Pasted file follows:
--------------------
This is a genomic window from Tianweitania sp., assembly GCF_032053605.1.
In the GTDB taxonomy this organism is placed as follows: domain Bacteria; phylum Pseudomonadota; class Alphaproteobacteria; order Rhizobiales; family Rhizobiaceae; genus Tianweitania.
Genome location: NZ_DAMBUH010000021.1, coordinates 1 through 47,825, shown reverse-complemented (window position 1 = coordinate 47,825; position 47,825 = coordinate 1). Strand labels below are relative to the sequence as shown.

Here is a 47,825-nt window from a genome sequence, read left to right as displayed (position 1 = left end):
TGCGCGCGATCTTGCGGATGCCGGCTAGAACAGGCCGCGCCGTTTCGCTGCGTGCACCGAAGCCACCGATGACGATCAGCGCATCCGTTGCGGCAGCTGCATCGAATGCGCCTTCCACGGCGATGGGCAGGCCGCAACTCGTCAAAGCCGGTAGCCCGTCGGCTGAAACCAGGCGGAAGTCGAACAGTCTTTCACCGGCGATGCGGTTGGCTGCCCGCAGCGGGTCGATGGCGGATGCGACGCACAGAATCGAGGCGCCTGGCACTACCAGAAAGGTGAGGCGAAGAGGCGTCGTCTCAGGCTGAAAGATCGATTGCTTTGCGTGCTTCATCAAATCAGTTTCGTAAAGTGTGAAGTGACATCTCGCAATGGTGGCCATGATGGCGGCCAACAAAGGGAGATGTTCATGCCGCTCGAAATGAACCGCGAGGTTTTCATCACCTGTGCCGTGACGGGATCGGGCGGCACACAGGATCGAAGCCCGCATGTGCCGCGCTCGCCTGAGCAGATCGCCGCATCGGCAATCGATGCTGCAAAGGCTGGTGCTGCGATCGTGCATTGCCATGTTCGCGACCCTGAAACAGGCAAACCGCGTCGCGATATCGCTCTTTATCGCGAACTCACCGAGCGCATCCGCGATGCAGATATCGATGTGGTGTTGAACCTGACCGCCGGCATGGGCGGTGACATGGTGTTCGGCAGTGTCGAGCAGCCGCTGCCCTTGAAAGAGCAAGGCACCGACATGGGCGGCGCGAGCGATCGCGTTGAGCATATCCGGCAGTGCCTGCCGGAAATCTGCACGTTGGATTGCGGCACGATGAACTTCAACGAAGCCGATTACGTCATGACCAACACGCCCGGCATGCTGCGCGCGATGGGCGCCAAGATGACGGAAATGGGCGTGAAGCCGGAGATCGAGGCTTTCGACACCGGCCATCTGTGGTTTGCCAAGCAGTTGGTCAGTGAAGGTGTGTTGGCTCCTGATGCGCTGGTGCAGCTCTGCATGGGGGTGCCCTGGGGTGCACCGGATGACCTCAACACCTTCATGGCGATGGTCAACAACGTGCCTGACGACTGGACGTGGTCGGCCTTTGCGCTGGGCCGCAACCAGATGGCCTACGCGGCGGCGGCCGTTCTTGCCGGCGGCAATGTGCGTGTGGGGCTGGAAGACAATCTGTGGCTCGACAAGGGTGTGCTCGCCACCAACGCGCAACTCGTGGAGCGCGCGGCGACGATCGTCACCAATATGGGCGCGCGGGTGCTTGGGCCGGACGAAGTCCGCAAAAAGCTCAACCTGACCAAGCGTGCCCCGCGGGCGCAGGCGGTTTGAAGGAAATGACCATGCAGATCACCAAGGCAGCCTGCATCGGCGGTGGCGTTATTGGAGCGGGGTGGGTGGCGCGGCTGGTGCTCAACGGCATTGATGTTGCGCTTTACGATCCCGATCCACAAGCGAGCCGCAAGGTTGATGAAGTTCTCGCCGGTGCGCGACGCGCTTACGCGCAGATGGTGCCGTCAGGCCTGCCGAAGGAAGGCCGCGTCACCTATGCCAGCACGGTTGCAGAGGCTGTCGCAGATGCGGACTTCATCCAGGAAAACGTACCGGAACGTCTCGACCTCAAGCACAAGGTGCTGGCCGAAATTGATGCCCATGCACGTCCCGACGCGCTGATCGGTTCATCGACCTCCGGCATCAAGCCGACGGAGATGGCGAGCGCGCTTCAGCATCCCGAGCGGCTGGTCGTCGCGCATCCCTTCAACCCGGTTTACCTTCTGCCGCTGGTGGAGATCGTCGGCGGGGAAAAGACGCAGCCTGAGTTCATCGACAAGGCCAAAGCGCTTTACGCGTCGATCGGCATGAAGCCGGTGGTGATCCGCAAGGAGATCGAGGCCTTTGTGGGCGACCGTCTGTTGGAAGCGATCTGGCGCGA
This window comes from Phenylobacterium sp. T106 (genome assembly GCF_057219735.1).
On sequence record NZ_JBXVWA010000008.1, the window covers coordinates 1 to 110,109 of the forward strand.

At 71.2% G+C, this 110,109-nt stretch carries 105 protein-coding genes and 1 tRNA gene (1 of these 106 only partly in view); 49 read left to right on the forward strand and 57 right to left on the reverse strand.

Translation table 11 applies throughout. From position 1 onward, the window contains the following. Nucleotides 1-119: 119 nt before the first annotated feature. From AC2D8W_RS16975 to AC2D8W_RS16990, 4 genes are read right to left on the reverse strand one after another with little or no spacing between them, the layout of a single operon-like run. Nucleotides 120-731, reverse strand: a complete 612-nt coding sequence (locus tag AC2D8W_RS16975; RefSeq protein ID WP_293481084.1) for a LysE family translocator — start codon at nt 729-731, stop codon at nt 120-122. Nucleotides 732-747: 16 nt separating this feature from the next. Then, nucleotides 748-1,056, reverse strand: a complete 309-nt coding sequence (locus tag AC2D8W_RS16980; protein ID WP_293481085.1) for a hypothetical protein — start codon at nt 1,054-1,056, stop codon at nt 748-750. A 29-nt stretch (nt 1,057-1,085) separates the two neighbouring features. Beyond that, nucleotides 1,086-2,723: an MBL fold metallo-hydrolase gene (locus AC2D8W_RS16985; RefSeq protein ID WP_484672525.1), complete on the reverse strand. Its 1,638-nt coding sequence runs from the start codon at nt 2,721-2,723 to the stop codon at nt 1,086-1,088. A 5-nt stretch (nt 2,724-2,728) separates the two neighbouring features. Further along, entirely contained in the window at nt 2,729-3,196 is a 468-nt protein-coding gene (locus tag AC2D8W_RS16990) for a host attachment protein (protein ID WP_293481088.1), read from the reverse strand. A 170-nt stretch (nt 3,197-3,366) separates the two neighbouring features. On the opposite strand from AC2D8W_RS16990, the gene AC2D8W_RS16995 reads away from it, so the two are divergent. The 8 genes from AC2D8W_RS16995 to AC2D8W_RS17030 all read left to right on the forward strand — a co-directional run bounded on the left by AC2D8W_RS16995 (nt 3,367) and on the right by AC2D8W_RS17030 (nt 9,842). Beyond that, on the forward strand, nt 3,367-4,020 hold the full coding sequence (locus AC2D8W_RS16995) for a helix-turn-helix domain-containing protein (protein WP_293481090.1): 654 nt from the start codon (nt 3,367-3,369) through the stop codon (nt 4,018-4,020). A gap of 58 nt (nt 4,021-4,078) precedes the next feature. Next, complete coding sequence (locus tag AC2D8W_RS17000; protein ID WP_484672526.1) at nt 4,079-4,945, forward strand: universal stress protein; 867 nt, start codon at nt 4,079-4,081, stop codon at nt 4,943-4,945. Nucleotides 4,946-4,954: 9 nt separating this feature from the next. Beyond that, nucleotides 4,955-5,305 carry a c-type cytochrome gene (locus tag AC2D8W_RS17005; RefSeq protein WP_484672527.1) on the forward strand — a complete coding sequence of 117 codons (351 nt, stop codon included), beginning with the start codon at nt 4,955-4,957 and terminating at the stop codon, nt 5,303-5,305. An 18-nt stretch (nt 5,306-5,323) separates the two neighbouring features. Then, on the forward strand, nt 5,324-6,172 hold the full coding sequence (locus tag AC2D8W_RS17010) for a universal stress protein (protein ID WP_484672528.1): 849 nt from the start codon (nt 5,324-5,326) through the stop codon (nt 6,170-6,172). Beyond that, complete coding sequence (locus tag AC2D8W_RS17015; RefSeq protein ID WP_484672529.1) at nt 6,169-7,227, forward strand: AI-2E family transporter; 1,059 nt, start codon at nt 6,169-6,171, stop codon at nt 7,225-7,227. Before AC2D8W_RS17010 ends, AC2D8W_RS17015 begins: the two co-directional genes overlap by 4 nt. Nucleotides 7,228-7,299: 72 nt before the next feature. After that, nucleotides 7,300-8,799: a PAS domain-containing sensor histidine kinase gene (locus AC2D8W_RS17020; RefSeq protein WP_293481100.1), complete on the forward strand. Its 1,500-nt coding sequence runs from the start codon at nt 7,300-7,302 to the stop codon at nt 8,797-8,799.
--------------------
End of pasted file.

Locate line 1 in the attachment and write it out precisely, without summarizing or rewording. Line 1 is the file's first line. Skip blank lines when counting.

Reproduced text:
This is a genomic window from Tianweitania sp., assembly GCF_032053605.1.